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Stuart Croft
If the location for The Loss Leader is redolent of sub-Hitchcock, the action that takes place in the bar in Hit (22 min, 2003) might easily reference David Mamet's House of Games.

Mamet didn't have a nocturnal cocktail bar scene, but he should have. The scene itself - actually the bar of London's Great Eastern Hotel - is the perfect foil for sexual chemistry, the attempted con and a shifting power-base.

Here's the pitch. Boy meets girl in the empty bar. It's late evening, or at least it's dark, which is the same because this is the movies. These two have history, but despite the sexual undertones the exchange is guarded. Overcoming the initial cold-shoulder, boy tries to sell girl the big con, a long-term sweepstake that relies on second-guessing an anonymous individual's death.

Sounds familiar? It should, because Croft is borrowing from a dozen noir movies, including Mamet's, with their classical narrative and thematic conventions. It's a generic bar-room noir, but pared down to the simplicity of a Beckett two-hander and worthy of Chandler himself. But, of course, there has to be a twist. Mamet's protagonist, Margaret Ford, extracts the ultimate revenge in the penultimate scene. Croft, on the other hand, achieves his by sleight of hand and yet again by means of the slow dissolve. Just as the con is in full swing, sound and images become superimposed with a different take, and when we re-emerge on the far side the roles have reversed. Now the girl is selling the con, using the same script as before but reading the other part, and there's a different actor playing the boy. The transition is seamless, although it takes place before our very eyes. Not unlike Find the Lady, that other favourite con.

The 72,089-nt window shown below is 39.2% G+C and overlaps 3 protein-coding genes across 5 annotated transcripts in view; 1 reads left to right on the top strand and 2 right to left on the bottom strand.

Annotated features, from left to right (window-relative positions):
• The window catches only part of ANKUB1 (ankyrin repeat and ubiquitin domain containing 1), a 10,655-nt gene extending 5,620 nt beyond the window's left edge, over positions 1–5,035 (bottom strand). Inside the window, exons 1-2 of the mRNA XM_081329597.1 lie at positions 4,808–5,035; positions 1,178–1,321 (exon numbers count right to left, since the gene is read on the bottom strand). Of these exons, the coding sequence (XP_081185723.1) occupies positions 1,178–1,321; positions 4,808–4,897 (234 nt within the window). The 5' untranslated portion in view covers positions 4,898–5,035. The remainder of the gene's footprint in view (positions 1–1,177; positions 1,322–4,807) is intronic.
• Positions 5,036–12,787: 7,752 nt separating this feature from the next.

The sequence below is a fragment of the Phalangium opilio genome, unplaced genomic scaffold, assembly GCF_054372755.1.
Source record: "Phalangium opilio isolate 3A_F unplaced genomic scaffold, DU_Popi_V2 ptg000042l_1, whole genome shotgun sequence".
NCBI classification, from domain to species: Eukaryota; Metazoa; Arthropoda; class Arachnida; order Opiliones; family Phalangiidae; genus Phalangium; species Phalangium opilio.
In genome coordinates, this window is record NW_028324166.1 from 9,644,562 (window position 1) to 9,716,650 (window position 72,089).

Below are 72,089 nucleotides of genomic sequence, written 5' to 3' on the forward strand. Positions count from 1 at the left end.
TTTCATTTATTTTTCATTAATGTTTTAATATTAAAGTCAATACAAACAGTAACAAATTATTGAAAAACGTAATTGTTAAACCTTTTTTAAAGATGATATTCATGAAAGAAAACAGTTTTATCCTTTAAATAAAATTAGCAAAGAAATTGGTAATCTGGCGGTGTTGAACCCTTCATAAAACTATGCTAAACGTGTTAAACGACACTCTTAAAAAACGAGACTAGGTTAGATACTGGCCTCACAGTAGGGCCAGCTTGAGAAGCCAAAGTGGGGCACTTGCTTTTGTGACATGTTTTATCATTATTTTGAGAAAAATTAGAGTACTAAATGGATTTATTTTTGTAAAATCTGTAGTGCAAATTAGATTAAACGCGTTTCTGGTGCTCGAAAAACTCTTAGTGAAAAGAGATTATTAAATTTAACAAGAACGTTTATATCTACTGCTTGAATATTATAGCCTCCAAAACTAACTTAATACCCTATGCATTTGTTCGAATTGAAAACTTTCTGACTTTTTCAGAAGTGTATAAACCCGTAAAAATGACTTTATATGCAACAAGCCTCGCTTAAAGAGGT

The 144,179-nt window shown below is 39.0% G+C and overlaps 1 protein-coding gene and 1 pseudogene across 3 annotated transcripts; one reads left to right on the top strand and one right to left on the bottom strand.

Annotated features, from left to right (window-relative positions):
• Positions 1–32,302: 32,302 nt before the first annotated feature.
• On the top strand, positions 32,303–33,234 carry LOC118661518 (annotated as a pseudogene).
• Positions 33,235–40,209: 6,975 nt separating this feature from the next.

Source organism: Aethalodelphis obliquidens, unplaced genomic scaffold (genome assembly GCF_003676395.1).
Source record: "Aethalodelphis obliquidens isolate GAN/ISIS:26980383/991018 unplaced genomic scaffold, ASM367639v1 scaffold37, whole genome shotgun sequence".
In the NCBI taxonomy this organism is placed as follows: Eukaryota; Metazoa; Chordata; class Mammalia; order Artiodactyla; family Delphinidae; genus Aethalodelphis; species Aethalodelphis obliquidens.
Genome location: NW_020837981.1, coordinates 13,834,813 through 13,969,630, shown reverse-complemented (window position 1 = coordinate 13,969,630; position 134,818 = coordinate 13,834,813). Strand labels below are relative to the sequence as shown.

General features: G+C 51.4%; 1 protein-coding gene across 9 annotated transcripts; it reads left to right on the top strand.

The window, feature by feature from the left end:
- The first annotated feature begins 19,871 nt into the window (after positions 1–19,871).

Despite - or perhaps because of - its simplicity and restraint, Hit was Croft's most accomplished work thus far. His cutting had become effortless and no longer foregrounded the editorial process, or rather did so with greater finesse and with less need to overtly signify. The film - and it deserves to be considered alongside cinema - is narratively more simplistic, more linear, save only for the underhand switching of roles, which nevertheless is clearly demarcated through the use of the slow dissolve. And yet this slippage from victim to con-artist continues to wrong-foot us, lying as it does as an overt convention at the cyclic fulcrum of the film.

Still from Hit by Stuart Croft, 2003
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